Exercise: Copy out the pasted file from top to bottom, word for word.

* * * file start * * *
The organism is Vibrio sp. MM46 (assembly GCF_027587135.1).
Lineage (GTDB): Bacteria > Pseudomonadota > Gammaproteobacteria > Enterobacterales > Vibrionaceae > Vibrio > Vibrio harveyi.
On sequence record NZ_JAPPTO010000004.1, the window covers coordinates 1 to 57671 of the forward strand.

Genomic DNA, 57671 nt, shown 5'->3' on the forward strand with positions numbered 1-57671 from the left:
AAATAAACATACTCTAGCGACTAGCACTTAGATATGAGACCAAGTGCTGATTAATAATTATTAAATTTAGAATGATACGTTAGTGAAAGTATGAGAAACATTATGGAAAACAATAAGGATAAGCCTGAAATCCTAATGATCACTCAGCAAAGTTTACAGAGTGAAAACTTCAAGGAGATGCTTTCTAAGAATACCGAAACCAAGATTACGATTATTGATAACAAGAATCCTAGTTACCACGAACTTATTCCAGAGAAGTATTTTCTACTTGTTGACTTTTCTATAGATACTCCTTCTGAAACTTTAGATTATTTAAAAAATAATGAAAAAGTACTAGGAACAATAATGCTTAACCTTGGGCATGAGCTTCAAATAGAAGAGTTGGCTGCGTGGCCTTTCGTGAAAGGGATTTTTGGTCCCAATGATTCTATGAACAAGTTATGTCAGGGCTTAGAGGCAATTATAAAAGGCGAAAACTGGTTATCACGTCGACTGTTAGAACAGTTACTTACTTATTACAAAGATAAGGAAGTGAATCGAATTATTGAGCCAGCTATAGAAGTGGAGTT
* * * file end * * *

The organism is Vibrio sp. MM46 (assembly GCF_027587135.1).
Lineage (GTDB): Bacteria > Pseudomonadota > Gammaproteobacteria > Enterobacterales > Vibrionaceae > Vibrio > Vibrio harveyi.
On sequence record NZ_JAPPTO010000004.1, the window covers coordinates 1 to 57671 of the forward strand.

Genomic DNA, 57671 nt, shown 5'->3' on the forward strand with positions numbered 1-57671 from the left:
AAATAAACATACTCTAGCGACTAGCACTTAGATATGAGACCAAGTGCTGATTAATAATTATTAAATTTAGAATGATACGTTAGTGAAAGTATGAGAAACATTATGGAAAACAATAAGGATAAGCCTGAAATCCTAATGATCACTCAGCAAAGTTTACAGAGTGAAAACTTCAAGGAGATGCTTTCTAAGAATACCGAAACCAAGATTACGATTATTGATAACAAGAATCCTAGTTACCACGAACTTATTCCAGAGAAGTATTTTCTACTTGTTGACTTTTCTATAGATACTCCTTCTGAAACTTTAGATTATTTAAAAAATAATGAAAAAGTACTAGGAACAATAATGCTTAACCTTGGGCATGAGCTTCAAATAGAAGAGTTGGCTGCGTGGCCTTTCGTGAAAGGGATTTTTGGTCCCAATGATTCTATGAACAAGTTATGTCAGGGCTTAGAGGCAATTATAAAAGGCGAAAACTGGTTATCACGTCGACTGTTAGAACAGTTACTTACTTATTACAAAGATAAGGAAGTGAATCGAATTATTGAGCCAGCTATAGAAGTGGAGTT